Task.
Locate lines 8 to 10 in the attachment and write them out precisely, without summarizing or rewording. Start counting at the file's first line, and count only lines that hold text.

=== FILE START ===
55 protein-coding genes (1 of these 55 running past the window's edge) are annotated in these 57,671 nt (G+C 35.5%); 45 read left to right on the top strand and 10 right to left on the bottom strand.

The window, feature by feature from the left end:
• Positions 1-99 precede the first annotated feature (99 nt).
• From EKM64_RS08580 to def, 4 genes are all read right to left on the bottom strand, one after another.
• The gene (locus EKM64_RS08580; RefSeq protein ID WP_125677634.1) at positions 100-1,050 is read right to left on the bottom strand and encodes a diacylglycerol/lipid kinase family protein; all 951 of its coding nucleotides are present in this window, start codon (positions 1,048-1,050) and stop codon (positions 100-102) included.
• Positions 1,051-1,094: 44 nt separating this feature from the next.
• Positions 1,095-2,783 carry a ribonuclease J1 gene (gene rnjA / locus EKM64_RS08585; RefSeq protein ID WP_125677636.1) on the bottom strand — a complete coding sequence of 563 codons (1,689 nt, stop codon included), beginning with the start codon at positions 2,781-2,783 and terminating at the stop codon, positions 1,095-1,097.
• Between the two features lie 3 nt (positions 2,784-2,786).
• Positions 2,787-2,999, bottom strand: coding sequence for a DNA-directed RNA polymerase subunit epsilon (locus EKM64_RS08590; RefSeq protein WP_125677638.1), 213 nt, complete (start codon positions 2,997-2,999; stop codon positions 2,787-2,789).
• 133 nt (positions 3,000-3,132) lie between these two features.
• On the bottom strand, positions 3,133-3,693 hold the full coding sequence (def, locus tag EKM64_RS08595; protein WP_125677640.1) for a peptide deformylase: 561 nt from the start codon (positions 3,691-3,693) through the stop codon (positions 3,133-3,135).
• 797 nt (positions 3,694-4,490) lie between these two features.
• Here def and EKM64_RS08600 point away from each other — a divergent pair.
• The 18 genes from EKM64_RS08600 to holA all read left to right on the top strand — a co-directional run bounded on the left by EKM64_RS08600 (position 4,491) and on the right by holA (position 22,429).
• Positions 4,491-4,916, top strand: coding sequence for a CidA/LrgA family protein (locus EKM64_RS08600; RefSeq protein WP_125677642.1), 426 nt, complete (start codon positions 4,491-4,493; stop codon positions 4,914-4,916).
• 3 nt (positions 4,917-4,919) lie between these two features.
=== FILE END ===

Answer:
• Between the two features lie 3 nt (positions 2,784-2,786).
• Positions 2,787-2,999, bottom strand: coding sequence for a DNA-directed RNA polymerase subunit epsilon (locus EKM64_RS08590; RefSeq protein WP_125677638.1), 213 nt, complete (start codon positions 2,997-2,999; stop codon positions 2,787-2,789).
• 133 nt (positions 3,000-3,132) lie between these two features.